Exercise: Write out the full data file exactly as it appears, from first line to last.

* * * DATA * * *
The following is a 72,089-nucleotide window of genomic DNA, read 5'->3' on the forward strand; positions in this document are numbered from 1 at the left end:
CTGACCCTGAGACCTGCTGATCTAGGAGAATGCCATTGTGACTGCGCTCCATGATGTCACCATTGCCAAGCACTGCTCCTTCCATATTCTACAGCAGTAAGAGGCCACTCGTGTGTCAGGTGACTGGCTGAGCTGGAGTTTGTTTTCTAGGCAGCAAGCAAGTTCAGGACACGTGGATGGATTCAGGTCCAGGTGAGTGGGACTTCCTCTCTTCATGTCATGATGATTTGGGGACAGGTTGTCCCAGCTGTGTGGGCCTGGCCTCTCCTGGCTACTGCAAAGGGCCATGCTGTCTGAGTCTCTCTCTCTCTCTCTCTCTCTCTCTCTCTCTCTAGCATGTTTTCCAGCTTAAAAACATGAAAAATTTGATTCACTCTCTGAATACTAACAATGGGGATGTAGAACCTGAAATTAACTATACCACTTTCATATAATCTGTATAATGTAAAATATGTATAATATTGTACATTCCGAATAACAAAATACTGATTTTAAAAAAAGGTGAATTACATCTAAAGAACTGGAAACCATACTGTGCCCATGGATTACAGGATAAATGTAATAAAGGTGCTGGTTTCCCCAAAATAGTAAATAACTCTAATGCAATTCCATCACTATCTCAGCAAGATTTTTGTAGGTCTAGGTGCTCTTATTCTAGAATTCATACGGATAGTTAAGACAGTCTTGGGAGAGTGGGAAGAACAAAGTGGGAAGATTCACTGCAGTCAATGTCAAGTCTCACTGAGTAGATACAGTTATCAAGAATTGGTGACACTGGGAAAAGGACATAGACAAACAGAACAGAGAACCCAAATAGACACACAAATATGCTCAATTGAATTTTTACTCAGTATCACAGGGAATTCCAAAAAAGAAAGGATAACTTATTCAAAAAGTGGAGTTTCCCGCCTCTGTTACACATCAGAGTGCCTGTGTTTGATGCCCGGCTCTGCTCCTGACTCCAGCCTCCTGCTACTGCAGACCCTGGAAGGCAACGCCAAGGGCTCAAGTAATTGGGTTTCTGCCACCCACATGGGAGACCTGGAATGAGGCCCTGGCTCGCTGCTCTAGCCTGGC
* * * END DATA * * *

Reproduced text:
The following is a 72,089-nucleotide window of genomic DNA, read 5'->3' on the forward strand; positions in this document are numbered from 1 at the left end:
CTGACCCTGAGACCTGCTGATCTAGGAGAATGCCATTGTGACTGCGCTCCATGATGTCACCATTGCCAAGCACTGCTCCTTCCATATTCTACAGCAGTAAGAGGCCACTCGTGTGTCAGGTGACTGGCTGAGCTGGAGTTTGTTTTCTAGGCAGCAAGCAAGTTCAGGACACGTGGATGGATTCAGGTCCAGGTGAGTGGGACTTCCTCTCTTCATGTCATGATGATTTGGGGACAGGTTGTCCCAGCTGTGTGGGCCTGGCCTCTCCTGGCTACTGCAAAGGGCCATGCTGTCTGAGTCTCTCTCTCTCTCTCTCTCTCTCTCTCTCTCTCTAGCATGTTTTCCAGCTTAAAAACATGAAAAATTTGATTCACTCTCTGAATACTAACAATGGGGATGTAGAACCTGAAATTAACTATACCACTTTCATATAATCTGTATAATGTAAAATATGTATAATATTGTACATTCCGAATAACAAAATACTGATTTTAAAAAAAGGTGAATTACATCTAAAGAACTGGAAACCATACTGTGCCCATGGATTACAGGATAAATGTAATAAAGGTGCTGGTTTCCCCAAAATAGTAAATAACTCTAATGCAATTCCATCACTATCTCAGCAAGATTTTTGTAGGTCTAGGTGCTCTTATTCTAGAATTCATACGGATAGTTAAGACAGTCTTGGGAGAGTGGGAAGAACAAAGTGGGAAGATTCACTGCAGTCAATGTCAAGTCTCACTGAGTAGATACAGTTATCAAGAATTGGTGACACTGGGAAAAGGACATAGACAAACAGAACAGAGAACCCAAATAGACACACAAATATGCTCAATTGAATTTTTACTCAGTATCACAGGGAATTCCAAAAAAGAAAGGATAACTTATTCAAAAAGTGGAGTTTCCCGCCTCTGTTACACATCAGAGTGCCTGTGTTTGATGCCCGGCTCTGCTCCTGACTCCAGCCTCCTGCTACTGCAGACCCTGGAAGGCAACGCCAAGGGCTCAAGTAATTGGGTTTCTGCCACCCACATGGGAGACCTGGAATGAGGCCCTGGCTCGCTGCTCTAGCCTGGC